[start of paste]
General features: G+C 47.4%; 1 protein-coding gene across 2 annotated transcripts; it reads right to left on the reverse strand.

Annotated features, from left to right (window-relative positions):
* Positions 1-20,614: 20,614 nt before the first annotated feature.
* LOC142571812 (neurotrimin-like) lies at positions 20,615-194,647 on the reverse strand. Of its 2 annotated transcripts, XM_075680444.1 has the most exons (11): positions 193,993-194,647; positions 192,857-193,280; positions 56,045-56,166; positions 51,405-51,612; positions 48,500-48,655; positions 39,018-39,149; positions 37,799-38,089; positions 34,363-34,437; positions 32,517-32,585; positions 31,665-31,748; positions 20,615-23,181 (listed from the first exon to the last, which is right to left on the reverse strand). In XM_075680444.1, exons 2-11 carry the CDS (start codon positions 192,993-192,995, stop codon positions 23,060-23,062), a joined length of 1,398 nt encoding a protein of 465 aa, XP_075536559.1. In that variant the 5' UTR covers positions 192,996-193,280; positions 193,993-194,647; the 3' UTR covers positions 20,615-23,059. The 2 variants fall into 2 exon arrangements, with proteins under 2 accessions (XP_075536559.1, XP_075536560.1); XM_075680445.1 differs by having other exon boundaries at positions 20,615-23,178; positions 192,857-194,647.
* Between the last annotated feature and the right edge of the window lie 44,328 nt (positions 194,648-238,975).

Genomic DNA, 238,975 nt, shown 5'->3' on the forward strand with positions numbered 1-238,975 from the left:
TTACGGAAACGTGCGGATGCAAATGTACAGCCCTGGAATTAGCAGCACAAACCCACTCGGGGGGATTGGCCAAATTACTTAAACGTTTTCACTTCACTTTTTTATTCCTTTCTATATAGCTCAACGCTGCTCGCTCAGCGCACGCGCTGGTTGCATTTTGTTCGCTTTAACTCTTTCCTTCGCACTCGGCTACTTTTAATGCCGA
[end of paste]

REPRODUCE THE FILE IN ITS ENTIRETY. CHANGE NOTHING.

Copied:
General features: G+C 47.4%; 1 protein-coding gene across 2 annotated transcripts; it reads right to left on the reverse strand.

Annotated features, from left to right (window-relative positions):
* Positions 1-20,614: 20,614 nt before the first annotated feature.
* LOC142571812 (neurotrimin-like) lies at positions 20,615-194,647 on the reverse strand. Of its 2 annotated transcripts, XM_075680444.1 has the most exons (11): positions 193,993-194,647; positions 192,857-193,280; positions 56,045-56,166; positions 51,405-51,612; positions 48,500-48,655; positions 39,018-39,149; positions 37,799-38,089; positions 34,363-34,437; positions 32,517-32,585; positions 31,665-31,748; positions 20,615-23,181 (listed from the first exon to the last, which is right to left on the reverse strand). In XM_075680444.1, exons 2-11 carry the CDS (start codon positions 192,993-192,995, stop codon positions 23,060-23,062), a joined length of 1,398 nt encoding a protein of 465 aa, XP_075536559.1. In that variant the 5' UTR covers positions 192,996-193,280; positions 193,993-194,647; the 3' UTR covers positions 20,615-23,059. The 2 variants fall into 2 exon arrangements, with proteins under 2 accessions (XP_075536559.1, XP_075536560.1); XM_075680445.1 differs by having other exon boundaries at positions 20,615-23,178; positions 192,857-194,647.
* Between the last annotated feature and the right edge of the window lie 44,328 nt (positions 194,648-238,975).

Genomic DNA, 238,975 nt, shown 5'->3' on the forward strand with positions numbered 1-238,975 from the left:
TTACGGAAACGTGCGGATGCAAATGTACAGCCCTGGAATTAGCAGCACAAACCCACTCGGGGGGATTGGCCAAATTACTTAAACGTTTTCACTTCACTTTTTTATTCCTTTCTATATAGCTCAACGCTGCTCGCTCAGCGCACGCGCTGGTTGCATTTTGTTCGCTTTAACTCTTTCCTTCGCACTCGGCTACTTTTAATGCCGA